Calories or Carbs? Weight, Health and Cancer Prevention

A calorie is a calorie – eat too many and you’ll gain weight; eat less and you’ll lose weight. Sounds simple, but a New York Times article by two obesity researchers is making headlines, and they question whether focusing on calories alone is really the answer for weight loss. It’s an important issue because obesity links to eight different cancers.Healthy versus unhealthy.

Their hypothesis, published last Friday in the Journal of the American Medical Association, proposes that the driving force for obesity in America is because we eat too many refined carbohydrates – chips, cakes, soft drinks, sugary foods and refined grains – rather than just too many calories. They say eating these foods can lead to higher insulin levels and an environment in our body that promotes fat storage. Their proposal that type of food is more important than total calories for both becoming obese and for losing weight is interesting, but does need more research.

What research is clear on – we know that cutting back on sugary foods and drinks and other refined carbohydrate foods is one important strategy in a total program for health and weight loss. And substituting whole plant foods like vegetables, fruits and whole grains can help lower cancer risk. Continue reading


BMI: A Starting Point for a Healthy Weight

The health risks of obesity have been in the news lately, including in our latest report showing a link between obesity and ovarian cancer risk. The stories have sparked a lot of conversation about BMI (Body Mass Index), a number used to easily determine a person’s body fatness. Young man measuring his weight on weighing scale in clinic

Maybe you know your own BMI. But what is BMI and what does it mean to you?

The formula for BMI is:
weight (kilograms) divided by height (meters)2
or
weight (pounds) divided by height (inches)2  x 703

A BMI of 18.5 – 24.9 is considered healthy; 25-29.9 overweight and 30 and above obese.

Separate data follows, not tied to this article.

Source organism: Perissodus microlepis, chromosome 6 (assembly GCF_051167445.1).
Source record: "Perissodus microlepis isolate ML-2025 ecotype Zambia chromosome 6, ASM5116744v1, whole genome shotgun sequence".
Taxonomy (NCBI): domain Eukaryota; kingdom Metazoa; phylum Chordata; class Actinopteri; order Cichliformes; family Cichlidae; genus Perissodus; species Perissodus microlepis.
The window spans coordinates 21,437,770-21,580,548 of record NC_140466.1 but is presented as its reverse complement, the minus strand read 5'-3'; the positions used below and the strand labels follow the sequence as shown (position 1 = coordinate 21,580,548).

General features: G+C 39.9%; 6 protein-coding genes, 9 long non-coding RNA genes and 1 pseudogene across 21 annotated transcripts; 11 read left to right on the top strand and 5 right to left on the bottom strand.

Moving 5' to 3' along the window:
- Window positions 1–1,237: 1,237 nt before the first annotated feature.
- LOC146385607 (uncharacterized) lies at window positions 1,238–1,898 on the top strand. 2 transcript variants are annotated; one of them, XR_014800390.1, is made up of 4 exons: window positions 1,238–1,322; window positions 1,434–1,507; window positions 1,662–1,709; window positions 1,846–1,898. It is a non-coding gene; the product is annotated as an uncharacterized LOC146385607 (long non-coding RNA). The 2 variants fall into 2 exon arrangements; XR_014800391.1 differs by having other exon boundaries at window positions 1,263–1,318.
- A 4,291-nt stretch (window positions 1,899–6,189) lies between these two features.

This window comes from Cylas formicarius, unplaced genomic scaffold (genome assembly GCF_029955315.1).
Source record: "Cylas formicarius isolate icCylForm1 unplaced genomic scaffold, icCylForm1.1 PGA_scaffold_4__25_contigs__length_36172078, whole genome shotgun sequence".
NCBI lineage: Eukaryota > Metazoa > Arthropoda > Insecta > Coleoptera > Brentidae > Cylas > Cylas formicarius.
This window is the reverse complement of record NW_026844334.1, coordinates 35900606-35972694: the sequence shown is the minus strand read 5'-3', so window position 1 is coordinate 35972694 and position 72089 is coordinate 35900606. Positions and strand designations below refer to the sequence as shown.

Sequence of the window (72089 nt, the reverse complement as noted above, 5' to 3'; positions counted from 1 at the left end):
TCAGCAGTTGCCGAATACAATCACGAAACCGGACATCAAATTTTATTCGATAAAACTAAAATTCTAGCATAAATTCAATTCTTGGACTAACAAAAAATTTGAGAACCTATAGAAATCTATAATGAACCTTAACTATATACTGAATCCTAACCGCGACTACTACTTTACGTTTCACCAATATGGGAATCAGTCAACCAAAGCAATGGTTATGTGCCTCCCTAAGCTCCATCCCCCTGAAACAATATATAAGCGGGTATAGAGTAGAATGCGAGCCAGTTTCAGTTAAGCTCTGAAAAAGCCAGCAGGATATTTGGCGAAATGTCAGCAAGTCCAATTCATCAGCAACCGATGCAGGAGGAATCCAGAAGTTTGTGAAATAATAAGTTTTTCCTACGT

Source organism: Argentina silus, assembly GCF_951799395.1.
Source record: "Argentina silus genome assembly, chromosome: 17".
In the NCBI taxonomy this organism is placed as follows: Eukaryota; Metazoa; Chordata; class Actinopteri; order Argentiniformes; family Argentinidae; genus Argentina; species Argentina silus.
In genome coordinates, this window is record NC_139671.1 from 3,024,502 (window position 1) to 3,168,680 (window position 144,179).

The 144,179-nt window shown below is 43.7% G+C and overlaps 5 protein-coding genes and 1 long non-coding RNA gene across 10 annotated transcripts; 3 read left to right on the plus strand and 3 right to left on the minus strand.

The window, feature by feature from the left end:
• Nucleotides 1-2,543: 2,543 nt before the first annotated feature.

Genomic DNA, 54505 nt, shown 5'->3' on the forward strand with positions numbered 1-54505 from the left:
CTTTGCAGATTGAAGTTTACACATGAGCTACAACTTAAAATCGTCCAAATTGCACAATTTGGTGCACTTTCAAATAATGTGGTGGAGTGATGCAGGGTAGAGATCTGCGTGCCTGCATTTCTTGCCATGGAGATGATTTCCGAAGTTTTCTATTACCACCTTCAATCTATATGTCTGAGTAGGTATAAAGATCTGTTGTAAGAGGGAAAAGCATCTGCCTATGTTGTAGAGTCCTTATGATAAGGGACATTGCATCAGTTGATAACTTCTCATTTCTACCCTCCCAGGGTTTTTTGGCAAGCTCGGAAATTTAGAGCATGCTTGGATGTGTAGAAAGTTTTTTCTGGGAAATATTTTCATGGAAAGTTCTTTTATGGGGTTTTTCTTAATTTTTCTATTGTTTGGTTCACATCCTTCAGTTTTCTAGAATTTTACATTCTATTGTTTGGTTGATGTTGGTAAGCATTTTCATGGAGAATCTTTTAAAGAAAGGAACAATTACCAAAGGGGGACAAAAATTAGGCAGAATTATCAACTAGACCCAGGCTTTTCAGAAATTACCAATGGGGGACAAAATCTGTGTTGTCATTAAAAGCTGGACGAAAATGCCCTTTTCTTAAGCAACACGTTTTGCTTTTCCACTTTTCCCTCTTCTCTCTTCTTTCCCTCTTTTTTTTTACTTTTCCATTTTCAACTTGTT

BMI is very useful for studies looking at a large number of people and trying to determine if, on average, BMI links to disease risk or health status in some way. But for individuals, BMI is a starting point to determine whether your weight is in the healthy range for you. Continue reading


Obesity and Breast Cancer Survival: Talking with Anne McTiernan

Today’s issue of Cancer Research Update highlights a new analysis of the research suggesting that obesity links to poorer survival for women diagnosed with breast cancer. The research adds to a complex and evolving field of research on lifestyle and survivorship.Tiernan photo

The findings in this paper add to the body of knowledge, but they are not proof that weight loss in overweight or obese women will improve survival, says Anne McTiernan, MD, PhD, one of the authors of the new paper and a Continuous Update Project expert panelist.

Here, Dr. McTiernan — the Director of the Prevention Center at the Fred Hutchinson Cancer Research Center — talks about the study and what it means for breast cancer survivors.

Q: This study is the first to look at BMI pre- and post-diagnosis, and 12 months following diagnosis. Why was it important to look at these three points?

A: While it’s interesting to know what effect BMI before diagnosis has, women want to know what they can do now, for their future. So it’s important to look at the post-diagnosis period. Continue reading